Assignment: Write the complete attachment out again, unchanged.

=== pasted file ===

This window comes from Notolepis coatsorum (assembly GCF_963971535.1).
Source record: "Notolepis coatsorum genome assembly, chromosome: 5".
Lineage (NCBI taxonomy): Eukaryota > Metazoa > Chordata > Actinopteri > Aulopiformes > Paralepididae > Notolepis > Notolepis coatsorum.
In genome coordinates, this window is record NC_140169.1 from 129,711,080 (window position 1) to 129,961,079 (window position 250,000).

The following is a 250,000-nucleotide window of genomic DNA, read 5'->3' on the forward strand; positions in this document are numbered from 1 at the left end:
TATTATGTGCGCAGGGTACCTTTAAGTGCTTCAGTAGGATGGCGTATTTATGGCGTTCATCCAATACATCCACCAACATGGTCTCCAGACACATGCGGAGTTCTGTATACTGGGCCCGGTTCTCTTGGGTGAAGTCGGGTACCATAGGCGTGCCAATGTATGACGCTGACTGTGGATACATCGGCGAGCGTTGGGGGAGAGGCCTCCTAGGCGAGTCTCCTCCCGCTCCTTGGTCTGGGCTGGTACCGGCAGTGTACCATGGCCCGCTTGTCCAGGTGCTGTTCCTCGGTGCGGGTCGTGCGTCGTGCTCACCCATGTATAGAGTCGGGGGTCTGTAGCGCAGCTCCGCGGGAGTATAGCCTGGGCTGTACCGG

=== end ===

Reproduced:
This window comes from Notolepis coatsorum (assembly GCF_963971535.1).
Source record: "Notolepis coatsorum genome assembly, chromosome: 5".
Lineage (NCBI taxonomy): Eukaryota > Metazoa > Chordata > Actinopteri > Aulopiformes > Paralepididae > Notolepis > Notolepis coatsorum.
In genome coordinates, this window is record NC_140169.1 from 129,711,080 (window position 1) to 129,961,079 (window position 250,000).

The following is a 250,000-nucleotide window of genomic DNA, read 5'->3' on the forward strand; positions in this document are numbered from 1 at the left end:
TATTATGTGCGCAGGGTACCTTTAAGTGCTTCAGTAGGATGGCGTATTTATGGCGTTCATCCAATACATCCACCAACATGGTCTCCAGACACATGCGGAGTTCTGTATACTGGGCCCGGTTCTCTTGGGTGAAGTCGGGTACCATAGGCGTGCCAATGTATGACGCTGACTGTGGATACATCGGCGAGCGTTGGGGGAGAGGCCTCCTAGGCGAGTCTCCTCCCGCTCCTTGGTCTGGGCTGGTACCGGCAGTGTACCATGGCCCGCTTGTCCAGGTGCTGTTCCTCGGTGCGGGTCGTGCGTCGTGCTCACCCATGTATAGAGTCGGGGGTCTGTAGCGCAGCTCCGCGGGAGTATAGCCTGGGCTGTACCGG